(director/writer: Paul King; screenwriter: Simon Farnaby; cinematographer: Chung-Hoon Chung; editor: Mark Everson; music: Joby Talbot; cast: Timothee Chalamet (Willy Wonka), Hugh Grant (Oompa Loompa), Calah Lane (Noodle), Keegan-Michael Key (Police Chief), Paterson Joseph (Slugworth), Matt Lucas (Prodnose), Simon Farnaby (Basil), Matthew Baynton (Fickelgruber), Rakhee Thakrar (Lottie Bell), Kobna Holdbrook Smith (Officer Affable), Tom Davis (Bleacher), Jim Carter (Abacus Crunch), Natasha Rothwell (Piper Benz), Rowan Atkinson (Father Julius), Olivia Colman (Mrs. Scrubbit), Rich Fulcher (Chucklesworth), Sally Hawkins (Willy’s mother); Runtime: 116; MPAA Rating: PG; producers: David Heyman, Alexandra Derbyshire, Luke Kelly; Warner Bros. Pictures; 2023-USA/UK)

“A Tasty treat.”

Reviewed by Dennis Schwartz

The Brit filmmaker Paul King (“Bunny And The Bull”/”Paddington”) is the writer-director of this sweetly done old-fashioned confection that might be just a tad too sweet and squarish but is a tasty treat with great visuals. It’s a prequel to Roald Dahl’s 1964 novel that was originally filmed in 1971 as “Charlie and the Chocolate Factory,” starring Gene Wilder (a film I enjoyed), and then in 2006 starring a creepy Johnny Depp (in a film I didn’t enjoy).  It’s co-written by Simon Farnaby.

Timothee Chalamet is Willy Wonka, the charismatic dreamer who is the broke good guy, a lover of humanity and an eccentric orphan chocolate-maker. He aims to bring happiness to the world through his chocolates by opening up a chocolate shop. Making chocolate is a skill he learned from his beloved late mom (Sally Hawkins), who showed him the recipes on how to bake her special chocolates.

Willy lands in prewar Paris, the place that houses the world’s best chocolate, the Galeries Gourmet. But the unworldly puckish young man is banned from selling his chocolates by the city’s corrupt elite Chocolate Cartel, who want no competition for their high-priced chocolates and oppose the sale of his better and more affordable ones.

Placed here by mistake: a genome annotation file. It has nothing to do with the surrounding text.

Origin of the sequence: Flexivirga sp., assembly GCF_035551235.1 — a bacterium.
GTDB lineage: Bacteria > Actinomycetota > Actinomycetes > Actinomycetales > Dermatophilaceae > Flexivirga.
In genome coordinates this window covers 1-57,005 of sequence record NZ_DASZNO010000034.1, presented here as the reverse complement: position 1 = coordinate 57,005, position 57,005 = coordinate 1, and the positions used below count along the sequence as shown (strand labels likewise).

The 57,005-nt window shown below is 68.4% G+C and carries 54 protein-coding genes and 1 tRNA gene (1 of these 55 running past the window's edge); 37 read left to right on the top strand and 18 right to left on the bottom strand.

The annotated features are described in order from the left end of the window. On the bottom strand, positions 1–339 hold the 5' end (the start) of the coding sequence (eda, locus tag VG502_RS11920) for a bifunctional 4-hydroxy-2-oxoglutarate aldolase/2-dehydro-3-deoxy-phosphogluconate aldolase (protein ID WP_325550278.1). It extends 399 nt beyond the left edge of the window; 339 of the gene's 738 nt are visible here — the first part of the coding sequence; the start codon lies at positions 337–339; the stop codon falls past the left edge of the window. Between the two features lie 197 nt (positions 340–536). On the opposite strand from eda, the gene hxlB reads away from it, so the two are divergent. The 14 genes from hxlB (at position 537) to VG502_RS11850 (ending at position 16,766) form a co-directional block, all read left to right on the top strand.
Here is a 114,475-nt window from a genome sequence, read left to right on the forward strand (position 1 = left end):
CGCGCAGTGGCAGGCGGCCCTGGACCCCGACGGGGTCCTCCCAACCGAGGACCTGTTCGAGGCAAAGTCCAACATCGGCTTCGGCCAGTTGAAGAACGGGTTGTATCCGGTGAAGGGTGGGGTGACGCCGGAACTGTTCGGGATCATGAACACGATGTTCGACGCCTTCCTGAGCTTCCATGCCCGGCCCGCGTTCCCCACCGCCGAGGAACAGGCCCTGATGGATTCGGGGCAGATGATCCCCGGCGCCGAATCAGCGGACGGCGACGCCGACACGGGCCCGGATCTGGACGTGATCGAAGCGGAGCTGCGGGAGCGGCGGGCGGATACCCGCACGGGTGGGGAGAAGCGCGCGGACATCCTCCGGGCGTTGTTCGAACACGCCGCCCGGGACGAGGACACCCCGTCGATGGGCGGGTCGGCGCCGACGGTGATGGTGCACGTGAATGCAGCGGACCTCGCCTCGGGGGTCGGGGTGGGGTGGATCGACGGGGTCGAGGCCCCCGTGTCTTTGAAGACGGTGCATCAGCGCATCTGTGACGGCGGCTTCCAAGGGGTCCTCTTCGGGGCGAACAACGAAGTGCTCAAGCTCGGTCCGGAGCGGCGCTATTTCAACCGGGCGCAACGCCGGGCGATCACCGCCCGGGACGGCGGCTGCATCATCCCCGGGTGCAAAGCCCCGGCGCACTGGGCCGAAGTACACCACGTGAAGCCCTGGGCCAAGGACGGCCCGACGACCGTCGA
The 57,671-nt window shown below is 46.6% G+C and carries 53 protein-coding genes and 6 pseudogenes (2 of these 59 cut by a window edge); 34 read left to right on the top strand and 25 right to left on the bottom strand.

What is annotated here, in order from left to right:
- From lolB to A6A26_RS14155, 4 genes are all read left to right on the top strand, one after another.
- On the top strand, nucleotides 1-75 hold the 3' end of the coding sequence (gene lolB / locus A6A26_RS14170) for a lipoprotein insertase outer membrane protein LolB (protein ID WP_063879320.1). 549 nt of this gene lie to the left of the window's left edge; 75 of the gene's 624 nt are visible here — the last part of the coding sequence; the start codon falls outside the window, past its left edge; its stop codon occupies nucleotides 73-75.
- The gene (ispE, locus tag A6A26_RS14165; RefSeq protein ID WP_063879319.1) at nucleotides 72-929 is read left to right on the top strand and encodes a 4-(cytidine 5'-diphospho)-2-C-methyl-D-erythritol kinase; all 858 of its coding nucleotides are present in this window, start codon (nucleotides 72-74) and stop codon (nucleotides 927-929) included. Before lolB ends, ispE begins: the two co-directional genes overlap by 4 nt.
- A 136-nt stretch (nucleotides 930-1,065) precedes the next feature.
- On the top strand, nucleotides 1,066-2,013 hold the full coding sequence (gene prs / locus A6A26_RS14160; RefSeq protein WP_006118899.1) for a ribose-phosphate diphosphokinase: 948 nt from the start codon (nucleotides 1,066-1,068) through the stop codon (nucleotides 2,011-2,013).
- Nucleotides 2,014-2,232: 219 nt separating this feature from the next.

The lad is in deep debt to the coarse, yellow-toothed, scheming villain laundress Scrubbit (Olivia Coleman) and her scoundrel henchman Bleacher (Tom Davis), and is locked-up in her basement and placed in servitude with others to do free labor. But Willy’s helped out of this mess by others in the same workhouse. These good guys are
the former accountant, Abacus Crunch (Jim Carter), the telephone operator Lottie Bell (Rakhee Thakrar), the plumber Piper Benz (Natasha Rothwell) and the aspiring comedian Larry Chucklesworth (Rich Fulcher).

The story tells of Willy figuring out how to sell his chocolates despite the evil adult capitalists ganging up on him, as he eventually fulfills his dream of opening up a chocolate shop.

To do this the innocent Brit kid must take on the revolting adult capitalists who crookedly run the
Galeries Gourmet- Slugworth (Paterson Joseph), Prodnose (Matt Lucas) and Fickelgruber (Mathew Baynton).

The single-minded, one dimensional Willy, is also helped by his friend Noodle (
Calah Lane), an indentured female servant abandoned by her mother at birth at the laundry. From her, Willy learns how to beat the wicked adults at their own game.

Hugh Grant plays a character with
orange skin and green hair, the dandified Oompa Loompa. He keeps stealing Willy’s chocolates until he’s tricked into helping him in his quest.

The film seamlessly blends together story and music, as Chalamet finely sings the song “Pure Imagination” from the 1971 film and this film’s lesser new song
“A World of Your Own,”

The sentimental film is enjoyable as solid family fare and makes for a candy-colored colorful watch


REVIEWED ON 12/11/2023  GRADE: B